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Abbas Fawaz Supported Ivorian Rebels, Rural Journalist Tells TRC Commissioners

February 29, 2008

FISH TOWN (TRC)?Abbas Fawaz, Lebanese businessman and owner of the Maryland Wood Processing Industries (MWPI) provided logistical and financial support to Ivorian dissidents to invade C?te d'Ivoire, a rural journalist accused of committing atrocities told commissioners of Liberia's Truth and Reconciliation Commission (TRC) on Wednesday.

Zico Dalieh, programs manager of Gee Radio in Fish Town, River Gee County said several truck loads of arms and ammunitions concealed under bags of rice, were regularly transported by Mr. Fawaz from the Port of Harper in Maryland County across the Ivorian frontier to supply the rebels.

The company, Dalieh said, paid monthly salaries to the rebels and repaired vehicles used for their operation in C?te d'Ivoire.

"One day, arms and ammunitions concealed under bags of rice arrived in the company's trucks from Harper before Generals Benjamin Yeaten, Paul Vaye, Chuckie Taylor and others arrived to transport them across the Ivorian border for operation," recounted Mr. Dalieh, who headed the company's operation in River Gee at the time.

He revealed that during the company's operation in the area, former president Charles Taylor established military barracks at Jidepo Jaklaken for the government militia fighters, adding that Fawaz was given the responsibility to support them financially and logistically.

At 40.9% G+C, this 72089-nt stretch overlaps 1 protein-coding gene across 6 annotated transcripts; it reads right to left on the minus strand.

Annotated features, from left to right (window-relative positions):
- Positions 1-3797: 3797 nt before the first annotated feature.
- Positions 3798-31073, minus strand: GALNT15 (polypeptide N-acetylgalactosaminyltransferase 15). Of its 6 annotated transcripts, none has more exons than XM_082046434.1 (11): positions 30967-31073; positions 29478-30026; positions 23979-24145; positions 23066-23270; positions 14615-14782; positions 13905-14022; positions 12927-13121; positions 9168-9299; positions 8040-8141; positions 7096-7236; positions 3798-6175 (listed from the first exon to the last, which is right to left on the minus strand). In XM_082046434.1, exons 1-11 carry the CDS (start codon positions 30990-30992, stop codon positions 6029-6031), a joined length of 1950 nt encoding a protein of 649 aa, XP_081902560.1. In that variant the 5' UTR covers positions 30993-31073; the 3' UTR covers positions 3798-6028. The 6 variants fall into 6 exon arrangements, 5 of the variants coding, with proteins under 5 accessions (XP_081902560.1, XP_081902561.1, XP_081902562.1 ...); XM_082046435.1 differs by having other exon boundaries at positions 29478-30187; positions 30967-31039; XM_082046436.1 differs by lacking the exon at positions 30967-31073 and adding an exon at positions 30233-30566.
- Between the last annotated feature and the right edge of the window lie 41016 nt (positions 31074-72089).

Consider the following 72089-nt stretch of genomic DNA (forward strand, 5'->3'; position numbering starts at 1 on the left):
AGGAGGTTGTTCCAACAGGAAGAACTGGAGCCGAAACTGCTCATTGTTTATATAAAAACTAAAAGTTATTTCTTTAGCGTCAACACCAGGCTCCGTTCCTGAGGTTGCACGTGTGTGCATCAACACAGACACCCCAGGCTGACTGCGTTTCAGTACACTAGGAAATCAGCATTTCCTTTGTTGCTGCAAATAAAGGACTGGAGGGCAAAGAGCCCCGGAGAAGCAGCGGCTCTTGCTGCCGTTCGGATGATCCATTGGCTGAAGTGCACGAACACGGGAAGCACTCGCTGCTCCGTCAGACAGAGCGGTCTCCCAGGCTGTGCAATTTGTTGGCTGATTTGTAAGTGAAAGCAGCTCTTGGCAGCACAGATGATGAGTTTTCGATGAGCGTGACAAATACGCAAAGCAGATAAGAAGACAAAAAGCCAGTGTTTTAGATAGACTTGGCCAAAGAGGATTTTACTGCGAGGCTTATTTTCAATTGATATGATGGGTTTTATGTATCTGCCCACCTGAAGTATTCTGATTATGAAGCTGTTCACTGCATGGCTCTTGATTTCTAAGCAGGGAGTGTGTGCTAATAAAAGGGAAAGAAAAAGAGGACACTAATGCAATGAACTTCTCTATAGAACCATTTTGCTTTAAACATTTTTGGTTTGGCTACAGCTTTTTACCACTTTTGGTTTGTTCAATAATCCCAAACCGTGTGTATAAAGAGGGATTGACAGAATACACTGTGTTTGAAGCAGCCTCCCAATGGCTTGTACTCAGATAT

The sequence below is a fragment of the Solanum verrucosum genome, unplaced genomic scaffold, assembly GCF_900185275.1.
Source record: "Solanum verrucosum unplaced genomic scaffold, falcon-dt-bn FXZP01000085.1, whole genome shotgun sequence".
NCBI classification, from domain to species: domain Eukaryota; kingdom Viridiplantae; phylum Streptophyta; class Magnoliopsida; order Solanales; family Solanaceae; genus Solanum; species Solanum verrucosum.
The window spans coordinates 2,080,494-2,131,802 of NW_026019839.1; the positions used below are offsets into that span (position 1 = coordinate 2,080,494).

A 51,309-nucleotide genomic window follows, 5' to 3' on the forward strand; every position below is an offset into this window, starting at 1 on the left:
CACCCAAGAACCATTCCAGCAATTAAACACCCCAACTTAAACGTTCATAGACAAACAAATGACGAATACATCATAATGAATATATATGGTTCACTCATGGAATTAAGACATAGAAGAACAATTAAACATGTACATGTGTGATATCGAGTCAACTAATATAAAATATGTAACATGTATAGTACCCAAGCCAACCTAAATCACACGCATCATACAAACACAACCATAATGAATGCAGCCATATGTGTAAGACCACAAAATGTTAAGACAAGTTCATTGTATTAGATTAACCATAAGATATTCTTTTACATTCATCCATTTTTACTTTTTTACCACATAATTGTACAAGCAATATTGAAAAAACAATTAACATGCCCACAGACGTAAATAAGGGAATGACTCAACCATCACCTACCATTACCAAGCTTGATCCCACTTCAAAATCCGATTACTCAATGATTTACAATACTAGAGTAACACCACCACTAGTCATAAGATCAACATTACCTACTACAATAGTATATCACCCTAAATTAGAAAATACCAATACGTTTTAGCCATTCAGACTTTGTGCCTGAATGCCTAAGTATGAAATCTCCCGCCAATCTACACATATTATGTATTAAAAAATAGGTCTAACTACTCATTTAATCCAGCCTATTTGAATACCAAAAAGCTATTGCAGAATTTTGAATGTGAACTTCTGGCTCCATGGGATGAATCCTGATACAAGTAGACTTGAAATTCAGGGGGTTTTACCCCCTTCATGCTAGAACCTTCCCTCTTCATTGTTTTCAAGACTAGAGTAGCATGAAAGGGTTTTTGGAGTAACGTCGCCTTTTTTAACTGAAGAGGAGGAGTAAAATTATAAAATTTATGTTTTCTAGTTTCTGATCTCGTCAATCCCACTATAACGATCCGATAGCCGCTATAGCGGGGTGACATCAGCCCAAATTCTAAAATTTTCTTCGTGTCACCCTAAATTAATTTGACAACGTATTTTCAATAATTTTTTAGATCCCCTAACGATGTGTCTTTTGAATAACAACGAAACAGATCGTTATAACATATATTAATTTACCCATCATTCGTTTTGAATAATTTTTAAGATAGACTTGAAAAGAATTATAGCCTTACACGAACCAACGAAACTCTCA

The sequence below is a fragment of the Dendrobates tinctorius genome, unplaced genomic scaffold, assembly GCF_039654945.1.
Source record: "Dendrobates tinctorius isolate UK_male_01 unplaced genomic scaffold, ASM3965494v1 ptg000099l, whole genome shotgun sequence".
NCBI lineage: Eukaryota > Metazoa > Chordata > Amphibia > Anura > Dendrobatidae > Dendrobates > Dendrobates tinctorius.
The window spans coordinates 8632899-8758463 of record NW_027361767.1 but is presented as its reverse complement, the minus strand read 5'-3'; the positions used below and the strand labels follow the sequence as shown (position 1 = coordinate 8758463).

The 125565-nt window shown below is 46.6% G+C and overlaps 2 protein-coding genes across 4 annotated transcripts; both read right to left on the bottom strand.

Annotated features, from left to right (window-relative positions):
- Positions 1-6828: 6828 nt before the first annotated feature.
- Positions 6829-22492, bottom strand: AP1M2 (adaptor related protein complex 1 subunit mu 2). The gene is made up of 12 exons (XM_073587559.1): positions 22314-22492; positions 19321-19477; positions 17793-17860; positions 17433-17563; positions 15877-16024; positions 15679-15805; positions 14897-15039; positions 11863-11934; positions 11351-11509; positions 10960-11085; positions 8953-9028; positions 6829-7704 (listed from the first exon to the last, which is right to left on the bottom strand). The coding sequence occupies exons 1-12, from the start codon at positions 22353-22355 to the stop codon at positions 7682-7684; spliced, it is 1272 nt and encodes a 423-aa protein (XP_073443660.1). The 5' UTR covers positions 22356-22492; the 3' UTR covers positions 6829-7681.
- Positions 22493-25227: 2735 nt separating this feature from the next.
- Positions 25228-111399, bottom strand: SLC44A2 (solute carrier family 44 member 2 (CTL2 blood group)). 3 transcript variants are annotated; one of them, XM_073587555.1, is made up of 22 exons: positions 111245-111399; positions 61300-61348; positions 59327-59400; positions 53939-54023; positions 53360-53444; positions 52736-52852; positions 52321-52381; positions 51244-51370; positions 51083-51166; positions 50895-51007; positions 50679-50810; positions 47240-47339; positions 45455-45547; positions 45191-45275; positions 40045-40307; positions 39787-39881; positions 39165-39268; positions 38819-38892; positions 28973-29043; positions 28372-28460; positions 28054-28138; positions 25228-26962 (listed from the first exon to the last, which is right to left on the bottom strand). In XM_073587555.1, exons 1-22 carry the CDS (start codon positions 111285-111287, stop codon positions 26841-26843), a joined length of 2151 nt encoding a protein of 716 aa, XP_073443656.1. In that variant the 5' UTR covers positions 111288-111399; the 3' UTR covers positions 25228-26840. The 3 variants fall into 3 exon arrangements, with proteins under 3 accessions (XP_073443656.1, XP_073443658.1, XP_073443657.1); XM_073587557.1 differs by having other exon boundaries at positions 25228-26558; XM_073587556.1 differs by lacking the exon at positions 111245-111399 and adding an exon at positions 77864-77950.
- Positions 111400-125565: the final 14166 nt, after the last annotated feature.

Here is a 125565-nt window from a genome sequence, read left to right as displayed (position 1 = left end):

Dalieh said one day a convoy of vehicles arrived at the border with C?te d'Ivoire carrying General Benjamin Yeaten, Chuckie Taylor, William Sumo and some French-speaking soldiers. He said the group later crossed into C?te d'Ivoire, where they were engaged in military operations against Ivorian government forces.

The rural journalist, who appeared before the commission to respond to accusations by previous witnesses that he committed atrocities, said Lebanese managers of the company were seen armed with AK-47 rifles when fighters of the Movement for Democracy in Liberia (MODEL) launched their rebellion against the Taylor government in 2003.

He said that on one occasion, one of the managers, Joseph Noredin, escorted a truck loaded with food, arms and ammunition for use by the fighters in C?te d'Ivoire.

Dalieh's testimony was similar to claims by Solo Chea, the County's revenue judge that arms and ammunitions bound for rebels in C?te d'Ivoire were shipped into Liberia through the Port of Harper and transported by road to River Gee County by Fawaz, who was Chief Executive Officer (CEO) of MWPI.

The TRC is an independent body set up to investigate the root causes of the Liberian crisis, document human rights violations and other abuses that occurred from 1979 to 2003. The TRC mandate is to also identify victims and perpetrators and make recommendations on amnesty, prosecution and reparation.

The public hearings, under the theme: "Confronting Our Difficult Past for a Better Future will Monday convene in Zwedru, Grand Gedeh County for a week before moving to Greenville, Sinoe County."

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